Stroke is damage of acute onset that brings about an injury with different neurological consequences depending on the area that has been affected. It is difficult to diagnose due to the possibility of confusion with regard to symptoms. It is important to differentiate between cerebrovascular accidents in children and those that occur in adults, since both the origin and the consequences are different.
From birth and even before, children run the risk of suffering a stroke and therefore of suffering its sequelae. These sequelae are related to the severity of the injury, the age at which it occurs and how quickly the medical and therapeutic teams intervene. Although the incidence is lower in children than in adults, it is one of the ten leading causes of infant mortality. We have to bear in mind that the risk factors for childhood stroke are totally different in this population (perinatal or postnatal) and that in many cases it is impossible to find out the trigger behind the damage. In childhood strokes, we should distinguish between two major groups:
- Neonatal or perinatal arterial stroke, when the stroke occurs between the 20th week of gestation and 28 days of postnatal life.
- Postnatal arterial stroke, if the stroke occurs later than 28 days after birth.
The incidence of stroke or cerebrovascular accident in children under 15 years of age is approximately 6 cases per 100,000 children each year. Heart disease is one of the most common risk factors for childhood stroke and is considered responsible for 30% of cases. Vascular strokes are slightly more common in children under the age of two.
- Causes of childhood stroke
In adults, the causes of stroke can often be blows, high blood pressure, high cholesterol, a history of smoking, excess alcohol or obesity. In contrast, the causes in children are more often:
- Birth defects
- Infections (for example, meningitis, encephalitis)
- Trauma, operations
- Blood disorders such as sickle cell anaemia
- Symptoms of childhood stroke
We should all know the symptoms of childhood stroke in order to act quickly. The public lack knowledge about the possibility of a childhood stroke, which causes intervention to be delayed and therefore aggravates the sequelae. We can observe the following symptoms in children.
- Facial spasms and/or dystonia
- Apnoea associated with catatonic episodes
- Lack of mobility
- High-intensity sudden onset headache
- Vomiting and/or nausea
- Abrupt sensitivity disorder in the face, arm or leg on one side of the body
- Sudden muscle weakness on one side of the body
- Difficulty speaking or understanding what is being said
- Vision disorders
- Loss of balance
On average, it takes 12 to 24 hours to reach the hospital in adult strokes after the first symptoms have been recognised, rising abruptly to an interval of 48 to 72 hours in cases seen in very young children.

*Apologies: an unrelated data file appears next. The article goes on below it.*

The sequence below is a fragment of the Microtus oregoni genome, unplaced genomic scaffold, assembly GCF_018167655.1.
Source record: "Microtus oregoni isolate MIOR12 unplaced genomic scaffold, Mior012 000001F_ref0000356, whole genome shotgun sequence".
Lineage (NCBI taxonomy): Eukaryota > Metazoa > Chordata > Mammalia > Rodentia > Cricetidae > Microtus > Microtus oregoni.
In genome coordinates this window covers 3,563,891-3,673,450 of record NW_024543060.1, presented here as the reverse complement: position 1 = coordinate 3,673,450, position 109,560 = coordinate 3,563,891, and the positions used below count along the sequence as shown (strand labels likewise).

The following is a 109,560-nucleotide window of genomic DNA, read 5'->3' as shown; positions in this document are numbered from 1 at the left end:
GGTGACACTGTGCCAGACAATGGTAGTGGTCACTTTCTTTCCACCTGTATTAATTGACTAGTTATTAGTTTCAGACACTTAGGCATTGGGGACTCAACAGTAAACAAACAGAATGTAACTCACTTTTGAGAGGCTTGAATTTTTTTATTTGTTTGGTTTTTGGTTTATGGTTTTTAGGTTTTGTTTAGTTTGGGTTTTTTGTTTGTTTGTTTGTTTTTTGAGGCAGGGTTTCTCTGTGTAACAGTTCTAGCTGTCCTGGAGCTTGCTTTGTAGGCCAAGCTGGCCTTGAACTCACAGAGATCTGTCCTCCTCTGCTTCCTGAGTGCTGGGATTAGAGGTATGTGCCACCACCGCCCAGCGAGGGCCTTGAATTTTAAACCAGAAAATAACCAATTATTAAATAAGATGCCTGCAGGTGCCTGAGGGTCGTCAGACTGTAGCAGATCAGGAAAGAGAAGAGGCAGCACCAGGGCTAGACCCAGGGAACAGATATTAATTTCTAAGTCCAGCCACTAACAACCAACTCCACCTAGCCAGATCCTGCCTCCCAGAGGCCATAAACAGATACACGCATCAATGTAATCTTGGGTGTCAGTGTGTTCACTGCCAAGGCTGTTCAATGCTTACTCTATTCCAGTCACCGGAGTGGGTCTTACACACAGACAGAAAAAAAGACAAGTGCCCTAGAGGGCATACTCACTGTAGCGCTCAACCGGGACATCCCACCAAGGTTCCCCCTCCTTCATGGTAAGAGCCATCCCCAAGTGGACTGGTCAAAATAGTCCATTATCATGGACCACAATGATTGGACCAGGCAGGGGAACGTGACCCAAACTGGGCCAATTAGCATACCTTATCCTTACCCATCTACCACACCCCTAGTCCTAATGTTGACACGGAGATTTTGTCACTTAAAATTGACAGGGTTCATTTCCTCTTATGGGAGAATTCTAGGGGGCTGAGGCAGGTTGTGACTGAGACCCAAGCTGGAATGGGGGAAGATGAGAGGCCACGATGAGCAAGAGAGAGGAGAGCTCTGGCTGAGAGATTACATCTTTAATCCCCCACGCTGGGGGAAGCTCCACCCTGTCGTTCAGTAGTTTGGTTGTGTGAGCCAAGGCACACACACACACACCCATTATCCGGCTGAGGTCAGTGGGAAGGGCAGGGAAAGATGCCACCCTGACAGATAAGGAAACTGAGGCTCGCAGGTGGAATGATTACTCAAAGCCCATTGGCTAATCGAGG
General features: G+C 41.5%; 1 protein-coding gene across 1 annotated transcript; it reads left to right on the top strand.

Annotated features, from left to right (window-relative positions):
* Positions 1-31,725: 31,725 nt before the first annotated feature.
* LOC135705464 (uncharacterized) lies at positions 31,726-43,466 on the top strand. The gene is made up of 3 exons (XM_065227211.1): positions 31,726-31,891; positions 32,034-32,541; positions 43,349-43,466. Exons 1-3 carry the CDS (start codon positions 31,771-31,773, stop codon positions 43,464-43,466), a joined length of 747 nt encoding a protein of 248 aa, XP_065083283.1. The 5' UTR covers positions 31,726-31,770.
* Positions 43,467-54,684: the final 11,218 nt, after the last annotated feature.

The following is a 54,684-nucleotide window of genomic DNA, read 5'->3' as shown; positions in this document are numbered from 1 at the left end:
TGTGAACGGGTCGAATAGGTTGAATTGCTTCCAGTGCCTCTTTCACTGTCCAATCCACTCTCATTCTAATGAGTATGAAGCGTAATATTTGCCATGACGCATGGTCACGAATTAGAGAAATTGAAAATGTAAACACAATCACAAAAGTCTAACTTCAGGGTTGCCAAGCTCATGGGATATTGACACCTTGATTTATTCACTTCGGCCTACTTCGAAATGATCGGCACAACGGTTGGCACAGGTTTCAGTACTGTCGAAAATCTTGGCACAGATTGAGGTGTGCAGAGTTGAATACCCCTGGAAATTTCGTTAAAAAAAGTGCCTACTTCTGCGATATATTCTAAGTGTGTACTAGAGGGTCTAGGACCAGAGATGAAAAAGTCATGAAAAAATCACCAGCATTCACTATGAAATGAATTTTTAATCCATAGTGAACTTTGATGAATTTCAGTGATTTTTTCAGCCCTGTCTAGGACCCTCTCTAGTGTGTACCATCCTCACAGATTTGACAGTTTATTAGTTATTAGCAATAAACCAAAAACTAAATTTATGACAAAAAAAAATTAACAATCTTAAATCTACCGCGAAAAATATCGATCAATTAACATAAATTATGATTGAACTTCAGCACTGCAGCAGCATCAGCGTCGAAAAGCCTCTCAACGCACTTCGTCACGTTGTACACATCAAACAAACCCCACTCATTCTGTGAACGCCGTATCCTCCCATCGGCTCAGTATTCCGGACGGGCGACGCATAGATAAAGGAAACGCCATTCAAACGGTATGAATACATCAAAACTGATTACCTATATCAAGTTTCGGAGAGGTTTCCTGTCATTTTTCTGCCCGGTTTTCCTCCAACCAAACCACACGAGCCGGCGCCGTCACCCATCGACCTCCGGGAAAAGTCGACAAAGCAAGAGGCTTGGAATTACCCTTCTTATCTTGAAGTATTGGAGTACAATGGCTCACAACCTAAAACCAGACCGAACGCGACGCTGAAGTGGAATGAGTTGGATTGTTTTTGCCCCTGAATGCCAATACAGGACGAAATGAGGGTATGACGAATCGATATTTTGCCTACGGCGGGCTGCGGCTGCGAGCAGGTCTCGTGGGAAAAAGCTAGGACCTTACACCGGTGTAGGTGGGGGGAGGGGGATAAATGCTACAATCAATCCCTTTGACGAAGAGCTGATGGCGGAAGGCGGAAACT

- Sequelae of childhood stroke
The idea exists that a prognosis of stroke in childhood, particularly the ischaemic type, has a better prognosis than that in adults, given the greater plasticity of a child’s brain.
Although strokes can be devastating in children, they can be cured more easily due to the higher degree of flexibility of their nervous system and brain. A child’s brain is still developing, so it has a bigger capacity to repair itself. With the help of physiotherapy and speech therapy, many children who have had a childhood stroke regain the use of their arms, legs and speech. The main consequences described are difficulties with language, attention, memory, visual skills and executive functioning. To these cognitive deficits we should add the emotional and behavioural difficulties that also appear, with all of these factors clearly affecting the child’s quality of life.
- Motor impairment
- Sensitivity impairment
- Visual impairment
- Language impairment
- Cognitive impairment
- Conduct and behavioural changes
During the first sessions of child physiotherapy, we examine the child and collect all the data needed to set up a personalised programme, including an interview with the family to find out relevant aspects in order to establish the most appropriate plan for the child’s recovery:
The treatment of children’s cognitive telerehabilitation with Guttmann, NeuroPersonalTrainer® (GNPT®) is an active process that helps children with cognitive disorders, learning difficulties or behavioural problems to:
Cognitive behavioural therapy brings together two types of therapeutic treatments, because although behavioural therapies are successful in the treatment of some pathologies, other aspects involved in the way in which people respond to different situations have to be taken into account.
Music therapy is one of the treatment options available at the Guttmann Brain Health Institute, for both adult and paediatric patients affected by neurological injuries or diseases at different stages within the rehabilitation process.
Social skills training is aimed at children and adolescents who have difficulties in interpersonal relationships and in handling different social situations, either because they have a disorder that justifies these issues.